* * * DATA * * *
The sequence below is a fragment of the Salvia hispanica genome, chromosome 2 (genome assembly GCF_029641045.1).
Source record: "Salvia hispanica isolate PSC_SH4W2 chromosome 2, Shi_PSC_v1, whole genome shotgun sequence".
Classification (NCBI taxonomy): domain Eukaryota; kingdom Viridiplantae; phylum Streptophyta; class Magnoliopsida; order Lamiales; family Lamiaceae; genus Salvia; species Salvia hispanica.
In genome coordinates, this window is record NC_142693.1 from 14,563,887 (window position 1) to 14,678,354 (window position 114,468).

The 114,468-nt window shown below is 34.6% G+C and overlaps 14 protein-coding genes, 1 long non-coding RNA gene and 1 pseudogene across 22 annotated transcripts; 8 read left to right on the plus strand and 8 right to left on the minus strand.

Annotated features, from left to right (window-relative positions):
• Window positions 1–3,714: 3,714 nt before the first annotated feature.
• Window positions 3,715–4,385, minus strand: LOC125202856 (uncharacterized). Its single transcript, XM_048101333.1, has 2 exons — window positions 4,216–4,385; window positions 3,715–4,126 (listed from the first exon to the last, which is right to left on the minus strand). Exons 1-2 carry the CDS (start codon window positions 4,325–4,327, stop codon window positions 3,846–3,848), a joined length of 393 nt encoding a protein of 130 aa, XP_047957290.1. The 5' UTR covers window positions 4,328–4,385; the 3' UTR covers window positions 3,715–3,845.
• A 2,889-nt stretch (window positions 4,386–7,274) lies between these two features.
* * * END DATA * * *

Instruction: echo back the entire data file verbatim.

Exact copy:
The sequence below is a fragment of the Salvia hispanica genome, chromosome 2 (genome assembly GCF_029641045.1).
Source record: "Salvia hispanica isolate PSC_SH4W2 chromosome 2, Shi_PSC_v1, whole genome shotgun sequence".
Classification (NCBI taxonomy): domain Eukaryota; kingdom Viridiplantae; phylum Streptophyta; class Magnoliopsida; order Lamiales; family Lamiaceae; genus Salvia; species Salvia hispanica.
In genome coordinates, this window is record NC_142693.1 from 14,563,887 (window position 1) to 14,678,354 (window position 114,468).

The 114,468-nt window shown below is 34.6% G+C and overlaps 14 protein-coding genes, 1 long non-coding RNA gene and 1 pseudogene across 22 annotated transcripts; 8 read left to right on the plus strand and 8 right to left on the minus strand.

Annotated features, from left to right (window-relative positions):
• Window positions 1–3,714: 3,714 nt before the first annotated feature.
• Window positions 3,715–4,385, minus strand: LOC125202856 (uncharacterized). Its single transcript, XM_048101333.1, has 2 exons — window positions 4,216–4,385; window positions 3,715–4,126 (listed from the first exon to the last, which is right to left on the minus strand). Exons 1-2 carry the CDS (start codon window positions 4,325–4,327, stop codon window positions 3,846–3,848), a joined length of 393 nt encoding a protein of 130 aa, XP_047957290.1. The 5' UTR covers window positions 4,328–4,385; the 3' UTR covers window positions 3,715–3,845.
• A 2,889-nt stretch (window positions 4,386–7,274) lies between these two features.